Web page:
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‘I only work 5 hours a week’

Written by Javed Iqbal

I have never been the entrepreneurial type. But after losing my job as a sound engineer in 2009, I had to get creative to make ends meet.

Thirteen years later, at the age of 39, I’ve built two online businesses, giving me a total of one $160,000 a month in passive income. I also recently published a book, “This is how you get paid for what you know.”

The first company I started was The recording revolution, a music and education blog that sells courses in music production. The other one, which I started in 2018, teaches people how to monetize their passions, just like I did. It is the most lucrative business, thanks online course and coaching program sales, as well as affiliate commissions.

Graham Cochrane started his first business in 2009. Since then he has scaled two online businesses and now earns around $120,000 a month.

Photo: John Olson for CNBC Make It

About 2,800 people use my products and my goal is to help more entrepreneurs grow their online businesses while working fewer hours.

My top priorities are spending time with family and being able to give back, so I have arranged my work and personal life to focus on these key values.

This is what my typical day looks like:

The morning starts slow and easy

I usually wake up at 5 in the morning – before the kids – because I always want an hour to myself. I start with coffee and my Bible.

After some reading, prayer and journaling, I make breakfast with my wife and wake the children. We spend 20 to 30 minutes eating together in the kitchen before I drop them off at school at 7.30

Then I go back to my home office, or do a quick workout session if I’m in the mood.

Graham and his wife eat breakfast with their children in the morning before going over their schedule.

Photo: John Olson for CNBC Make It

I only work five hours a week – Mondays and Wednesdays

Graham spends about five hours a week creating content and managing his businesses.

Photo: John Olson for CNBC Make It

Once a month I film an exclusive workout for members of my paid community, which adds about two extra hours of work a month to my schedule.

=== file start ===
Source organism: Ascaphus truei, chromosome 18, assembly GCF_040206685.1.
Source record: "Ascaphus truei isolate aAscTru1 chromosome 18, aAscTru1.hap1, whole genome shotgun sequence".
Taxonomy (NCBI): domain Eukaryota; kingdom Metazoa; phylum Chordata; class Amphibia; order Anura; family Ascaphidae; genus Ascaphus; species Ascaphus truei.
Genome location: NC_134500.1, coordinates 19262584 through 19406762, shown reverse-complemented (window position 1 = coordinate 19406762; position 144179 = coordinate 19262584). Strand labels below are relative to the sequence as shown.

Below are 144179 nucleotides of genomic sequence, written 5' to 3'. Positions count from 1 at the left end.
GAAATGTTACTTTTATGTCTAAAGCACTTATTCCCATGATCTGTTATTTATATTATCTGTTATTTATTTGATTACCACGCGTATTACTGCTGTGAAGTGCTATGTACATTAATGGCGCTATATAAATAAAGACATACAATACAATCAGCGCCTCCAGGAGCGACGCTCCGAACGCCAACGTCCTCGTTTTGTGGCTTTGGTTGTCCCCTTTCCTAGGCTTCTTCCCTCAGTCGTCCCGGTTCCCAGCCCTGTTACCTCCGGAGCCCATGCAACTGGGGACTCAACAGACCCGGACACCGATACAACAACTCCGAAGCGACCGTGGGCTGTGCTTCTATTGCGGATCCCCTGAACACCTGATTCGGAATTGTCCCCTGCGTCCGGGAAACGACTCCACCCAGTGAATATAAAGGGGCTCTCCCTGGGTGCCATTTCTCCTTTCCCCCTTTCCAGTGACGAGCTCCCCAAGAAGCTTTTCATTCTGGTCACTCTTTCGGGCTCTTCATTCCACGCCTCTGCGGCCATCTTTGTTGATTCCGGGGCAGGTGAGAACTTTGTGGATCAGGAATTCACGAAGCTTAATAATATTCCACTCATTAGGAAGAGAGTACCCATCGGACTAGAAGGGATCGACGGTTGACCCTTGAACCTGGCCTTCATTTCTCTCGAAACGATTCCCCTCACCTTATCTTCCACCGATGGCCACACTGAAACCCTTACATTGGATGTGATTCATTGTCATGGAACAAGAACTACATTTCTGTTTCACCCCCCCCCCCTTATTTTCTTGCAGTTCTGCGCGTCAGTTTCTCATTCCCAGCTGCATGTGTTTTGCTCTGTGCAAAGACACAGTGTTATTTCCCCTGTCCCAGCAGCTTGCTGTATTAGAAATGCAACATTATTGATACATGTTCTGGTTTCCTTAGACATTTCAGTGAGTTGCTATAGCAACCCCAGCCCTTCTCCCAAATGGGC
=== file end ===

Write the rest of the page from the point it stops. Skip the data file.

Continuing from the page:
I’ve never been a fan of the hustle culture; I don’t think it’s healthy or wise. If you can find a way to build systems into your business so that it mostly runs on its own, you don’t have to waste time on constant maintenance.

After all, what’s the point of “being your own boss” if you’re working all the time?

Family time is my #1 priority

People often ask me what I do with all the extra time in my week, and my answer isn’t the most exciting. I run errands, go to the gym, go to the car wash, have coffee or lunch with a friend, or dive into a good book. Right now I’m reading”To live fearlessly” by Jamie Winship.

But most importantly, I spend time with my family. Fridays are considered “date day” with my wife. We work out, go out to lunch, catch up on life, talk about the kids and meet with our marriage counselor.

Lately we’ve been focusing on how to communicate better when we disagree. No marriage is perfect and the work I have put into our relationship has made me a better husband and father.

My wife and I never compromise on picking up the children from school together. We want to be home when they are. Our other non-negotiable is family dinner. We sit down to a technology-free dinner every night. Most evenings my wife cooks and I do the dishes. But we also eat out a few times a week.

“My schedule has two non-negotiables,” says Graham: “I pick up my daughters from school every day, and our family has dinner together every night.”

Photo: John Olson for CNBC Make It

We love going for walks, swimming in the pool, watching movies or playing Nintendo Switch with the kids. By spending time together, we hope to teach them important life skills like sharing feelings and being kind to each other. I also want them to feel like valuable, included members of the family.

We are also big on travel – both locally in Florida and around the world. A few summers ago we spent a month in the South of France. And just this spring we stayed in Puerto Rico for three weeks. Having the time and flexibility to make these kinds of memories together is priceless.

Radical generosity a core value

About the author

Javed Iqbal

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